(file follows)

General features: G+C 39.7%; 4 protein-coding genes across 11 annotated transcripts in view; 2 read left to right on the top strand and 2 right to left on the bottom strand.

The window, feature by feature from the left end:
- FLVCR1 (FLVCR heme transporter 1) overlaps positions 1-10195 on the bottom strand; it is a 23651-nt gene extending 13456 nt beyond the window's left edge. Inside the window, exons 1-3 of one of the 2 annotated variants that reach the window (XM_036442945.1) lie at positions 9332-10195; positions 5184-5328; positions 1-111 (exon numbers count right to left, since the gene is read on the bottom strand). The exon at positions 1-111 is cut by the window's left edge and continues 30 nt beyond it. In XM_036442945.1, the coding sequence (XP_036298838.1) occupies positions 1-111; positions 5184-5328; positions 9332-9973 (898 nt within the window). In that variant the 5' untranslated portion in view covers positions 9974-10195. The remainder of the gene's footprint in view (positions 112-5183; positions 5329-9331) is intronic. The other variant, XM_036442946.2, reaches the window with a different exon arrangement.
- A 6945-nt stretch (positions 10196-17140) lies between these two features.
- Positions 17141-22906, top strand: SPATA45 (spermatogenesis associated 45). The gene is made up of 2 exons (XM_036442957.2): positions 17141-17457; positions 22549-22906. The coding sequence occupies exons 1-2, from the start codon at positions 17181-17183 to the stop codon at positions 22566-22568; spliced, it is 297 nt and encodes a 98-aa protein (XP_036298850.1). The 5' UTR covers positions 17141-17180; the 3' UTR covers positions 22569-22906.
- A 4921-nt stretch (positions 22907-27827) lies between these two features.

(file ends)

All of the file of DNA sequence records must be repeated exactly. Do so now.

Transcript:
General features: G+C 39.7%; 4 protein-coding genes across 11 annotated transcripts in view; 2 read left to right on the top strand and 2 right to left on the bottom strand.

The window, feature by feature from the left end:
- FLVCR1 (FLVCR heme transporter 1) overlaps positions 1-10195 on the bottom strand; it is a 23651-nt gene extending 13456 nt beyond the window's left edge. Inside the window, exons 1-3 of one of the 2 annotated variants that reach the window (XM_036442945.1) lie at positions 9332-10195; positions 5184-5328; positions 1-111 (exon numbers count right to left, since the gene is read on the bottom strand). The exon at positions 1-111 is cut by the window's left edge and continues 30 nt beyond it. In XM_036442945.1, the coding sequence (XP_036298838.1) occupies positions 1-111; positions 5184-5328; positions 9332-9973 (898 nt within the window). In that variant the 5' untranslated portion in view covers positions 9974-10195. The remainder of the gene's footprint in view (positions 112-5183; positions 5329-9331) is intronic. The other variant, XM_036442946.2, reaches the window with a different exon arrangement.
- A 6945-nt stretch (positions 10196-17140) lies between these two features.
- Positions 17141-22906, top strand: SPATA45 (spermatogenesis associated 45). The gene is made up of 2 exons (XM_036442957.2): positions 17141-17457; positions 22549-22906. The coding sequence occupies exons 1-2, from the start codon at positions 17181-17183 to the stop codon at positions 22566-22568; spliced, it is 297 nt and encodes a 98-aa protein (XP_036298850.1). The 5' UTR covers positions 17141-17180; the 3' UTR covers positions 22569-22906.
- A 4921-nt stretch (positions 22907-27827) lies between these two features.